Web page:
European aerospace giant Airbus Group said on Monday it has taken 791 net orders for aircraft in the first nine months of the year, putting it clearly behind its main rival US firm Boeing.
The US group has reported booking 1,000 net orders. Airbus also delivered fewer aircraft, with a total of 443 to 528 for Boeing.
Airbus said that a notable development in September was the conversion of a draft purchase of eight long-haul A330-200 airliners by British IAG airline group into firm orders. The aircraft are destined for IAG’s subsidiary, Iberia of Spain.
In the segment of medium-range airliners, Airbus said that options for 27 standard Airbus A320 aircraft had been turned into firm orders by low-cost operator easyJet.
Most of the orders booked by Airbus so far this year are for the fuel-efficient medium-range aircraft, the A320neo which accounts for 512 orders, followed by 146 orders for A321neo, which is the biggest aircraft in the group’s range of single-aisle planes.
One area where sales are lagging is Airbus’ super jumbo jet. It had set a target of selling 30 A380s this year but it has only sold 14 after the Japanese company Skymark cancelled its order for six A380s.
“It’s up to us to find a way to convince more clients to go with the A380, to consider the size of this plane as an advantage,” said Airbus CEO Fabrice Bregier during a press briefing last month.
The A380 is the world’s biggest airliner capable of carrying more than 600 passengers. The company has sold a total of 318 jumbo jets by the end of September, which Bregier has called “satisfactory”.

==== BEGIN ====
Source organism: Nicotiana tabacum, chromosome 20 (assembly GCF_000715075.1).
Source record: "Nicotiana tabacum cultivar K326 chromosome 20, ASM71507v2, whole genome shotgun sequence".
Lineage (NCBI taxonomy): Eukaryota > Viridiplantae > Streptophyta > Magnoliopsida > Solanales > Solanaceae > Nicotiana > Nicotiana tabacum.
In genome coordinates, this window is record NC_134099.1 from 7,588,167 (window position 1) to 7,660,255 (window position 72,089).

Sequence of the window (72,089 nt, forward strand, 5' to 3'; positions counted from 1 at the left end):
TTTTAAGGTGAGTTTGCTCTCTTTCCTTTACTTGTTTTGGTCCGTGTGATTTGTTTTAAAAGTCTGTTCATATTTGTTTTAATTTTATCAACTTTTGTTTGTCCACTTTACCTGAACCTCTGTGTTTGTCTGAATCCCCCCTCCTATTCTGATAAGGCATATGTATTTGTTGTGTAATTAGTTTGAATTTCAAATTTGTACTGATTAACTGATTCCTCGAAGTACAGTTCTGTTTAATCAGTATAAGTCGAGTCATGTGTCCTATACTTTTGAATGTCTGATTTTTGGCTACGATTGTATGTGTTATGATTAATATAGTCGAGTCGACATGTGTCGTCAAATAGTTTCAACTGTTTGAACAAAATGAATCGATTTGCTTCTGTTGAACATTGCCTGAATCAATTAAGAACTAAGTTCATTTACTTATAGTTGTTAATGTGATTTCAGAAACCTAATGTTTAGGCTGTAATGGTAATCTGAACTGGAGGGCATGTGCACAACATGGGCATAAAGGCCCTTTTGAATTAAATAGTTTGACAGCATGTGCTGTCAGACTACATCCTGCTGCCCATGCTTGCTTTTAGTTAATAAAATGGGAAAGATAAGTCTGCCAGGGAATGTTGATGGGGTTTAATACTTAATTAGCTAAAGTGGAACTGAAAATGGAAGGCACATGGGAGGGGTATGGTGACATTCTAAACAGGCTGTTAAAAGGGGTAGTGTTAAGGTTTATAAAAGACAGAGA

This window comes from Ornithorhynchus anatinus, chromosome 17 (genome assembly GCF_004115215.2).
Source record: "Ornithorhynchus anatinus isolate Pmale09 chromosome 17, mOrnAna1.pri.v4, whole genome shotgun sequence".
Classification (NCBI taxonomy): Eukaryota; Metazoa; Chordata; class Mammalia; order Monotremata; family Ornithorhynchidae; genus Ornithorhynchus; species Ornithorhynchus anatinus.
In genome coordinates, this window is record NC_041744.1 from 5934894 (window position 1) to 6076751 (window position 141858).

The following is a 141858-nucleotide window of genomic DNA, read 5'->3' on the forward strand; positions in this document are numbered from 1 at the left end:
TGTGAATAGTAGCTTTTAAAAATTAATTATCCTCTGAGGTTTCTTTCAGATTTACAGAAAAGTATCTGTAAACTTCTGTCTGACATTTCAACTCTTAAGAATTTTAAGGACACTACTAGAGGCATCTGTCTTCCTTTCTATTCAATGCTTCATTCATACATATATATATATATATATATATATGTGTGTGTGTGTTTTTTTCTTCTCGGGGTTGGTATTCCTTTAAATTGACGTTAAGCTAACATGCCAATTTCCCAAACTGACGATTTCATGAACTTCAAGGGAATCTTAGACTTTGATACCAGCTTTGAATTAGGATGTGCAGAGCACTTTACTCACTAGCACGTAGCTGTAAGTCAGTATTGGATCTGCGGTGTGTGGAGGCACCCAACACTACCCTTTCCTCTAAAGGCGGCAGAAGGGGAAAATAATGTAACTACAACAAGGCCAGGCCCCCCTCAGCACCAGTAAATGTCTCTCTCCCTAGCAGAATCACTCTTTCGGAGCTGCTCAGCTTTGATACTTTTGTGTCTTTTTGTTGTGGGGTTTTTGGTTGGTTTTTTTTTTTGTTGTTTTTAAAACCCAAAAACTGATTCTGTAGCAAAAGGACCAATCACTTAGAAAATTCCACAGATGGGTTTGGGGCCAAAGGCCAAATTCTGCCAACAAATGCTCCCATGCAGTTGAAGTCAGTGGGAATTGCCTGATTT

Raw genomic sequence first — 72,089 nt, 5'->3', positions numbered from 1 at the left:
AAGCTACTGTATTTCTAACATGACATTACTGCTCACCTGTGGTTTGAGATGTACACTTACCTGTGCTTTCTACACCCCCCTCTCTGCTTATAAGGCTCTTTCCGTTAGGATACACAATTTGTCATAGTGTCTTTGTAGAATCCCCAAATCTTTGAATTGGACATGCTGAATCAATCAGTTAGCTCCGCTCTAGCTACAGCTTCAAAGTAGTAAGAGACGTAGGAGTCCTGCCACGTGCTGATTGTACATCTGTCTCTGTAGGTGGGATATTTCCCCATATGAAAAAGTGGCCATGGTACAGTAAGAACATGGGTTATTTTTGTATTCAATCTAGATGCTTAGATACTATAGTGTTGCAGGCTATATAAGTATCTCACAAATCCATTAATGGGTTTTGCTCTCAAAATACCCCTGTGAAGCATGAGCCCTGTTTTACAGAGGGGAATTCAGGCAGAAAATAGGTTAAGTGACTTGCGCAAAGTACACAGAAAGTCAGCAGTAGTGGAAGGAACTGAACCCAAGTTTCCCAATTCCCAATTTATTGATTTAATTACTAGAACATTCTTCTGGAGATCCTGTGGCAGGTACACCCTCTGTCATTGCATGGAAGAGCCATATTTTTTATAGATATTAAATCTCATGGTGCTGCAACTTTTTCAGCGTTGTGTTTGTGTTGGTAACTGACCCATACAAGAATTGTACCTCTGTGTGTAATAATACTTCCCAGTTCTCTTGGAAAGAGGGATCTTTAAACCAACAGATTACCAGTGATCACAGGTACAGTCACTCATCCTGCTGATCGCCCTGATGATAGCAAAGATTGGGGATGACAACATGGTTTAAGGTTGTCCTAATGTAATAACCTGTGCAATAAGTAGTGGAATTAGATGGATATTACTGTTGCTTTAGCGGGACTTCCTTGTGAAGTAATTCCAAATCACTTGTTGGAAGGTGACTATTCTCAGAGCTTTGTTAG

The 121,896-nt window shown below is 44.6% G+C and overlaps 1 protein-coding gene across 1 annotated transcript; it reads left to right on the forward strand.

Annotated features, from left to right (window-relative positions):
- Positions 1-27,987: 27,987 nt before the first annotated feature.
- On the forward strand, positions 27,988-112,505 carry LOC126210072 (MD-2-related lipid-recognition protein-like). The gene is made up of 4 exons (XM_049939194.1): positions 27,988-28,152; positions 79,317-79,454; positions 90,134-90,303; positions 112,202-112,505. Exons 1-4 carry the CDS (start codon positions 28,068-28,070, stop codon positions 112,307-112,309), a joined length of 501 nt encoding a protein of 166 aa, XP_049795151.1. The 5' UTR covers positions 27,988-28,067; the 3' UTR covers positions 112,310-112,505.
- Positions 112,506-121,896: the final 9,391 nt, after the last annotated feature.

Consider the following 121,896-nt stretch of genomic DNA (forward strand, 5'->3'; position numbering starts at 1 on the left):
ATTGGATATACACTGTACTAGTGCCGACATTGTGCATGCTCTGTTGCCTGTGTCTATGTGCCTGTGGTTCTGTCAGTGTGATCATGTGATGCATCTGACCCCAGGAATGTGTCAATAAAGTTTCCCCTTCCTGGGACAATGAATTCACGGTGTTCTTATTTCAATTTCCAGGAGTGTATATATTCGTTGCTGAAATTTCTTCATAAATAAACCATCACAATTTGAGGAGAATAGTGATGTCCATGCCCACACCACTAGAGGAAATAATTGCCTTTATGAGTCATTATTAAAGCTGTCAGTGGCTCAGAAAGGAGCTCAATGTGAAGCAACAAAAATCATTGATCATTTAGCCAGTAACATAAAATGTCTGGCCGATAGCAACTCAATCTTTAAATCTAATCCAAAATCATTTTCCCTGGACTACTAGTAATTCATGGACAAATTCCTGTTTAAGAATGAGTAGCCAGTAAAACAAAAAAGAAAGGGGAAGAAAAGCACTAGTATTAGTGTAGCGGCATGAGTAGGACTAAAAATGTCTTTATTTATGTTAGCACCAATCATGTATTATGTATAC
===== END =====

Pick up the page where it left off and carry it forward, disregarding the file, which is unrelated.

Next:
Airbus is counting on Qatar Airlines being satisfied with the A380 it has purchased and is now testing, which could lead to an order for five more.
The aircraft maker is also looking to its new long-haul A350 plane which received flight certification by EU authorities on September 30.
Designed to help Airbus catch up with Boeing in the market for long-haul, fuel-efficient planes, the A350-900 makes extensive use of light composite materials that reduce fuel consumption and costs.
Airbus has positioned its A350 between the Boeing’s popular 777 and its 787 Dreamliner, hoping to eat away at both planes’ markets.
The European manufacturer last month also raised its market forecasts, saying it sees passenger air travel increasing 4.7 percent annually through 2033, generating a need for 31,400 new aircraft worth $4.6 trillion (3.6 trillion euros).
That is up from its forecast last year of 29,220 aircraft worth $4.4 trillion.
Emerging markets, particularly in Asia, will be the main drivers of growth in the aviation market.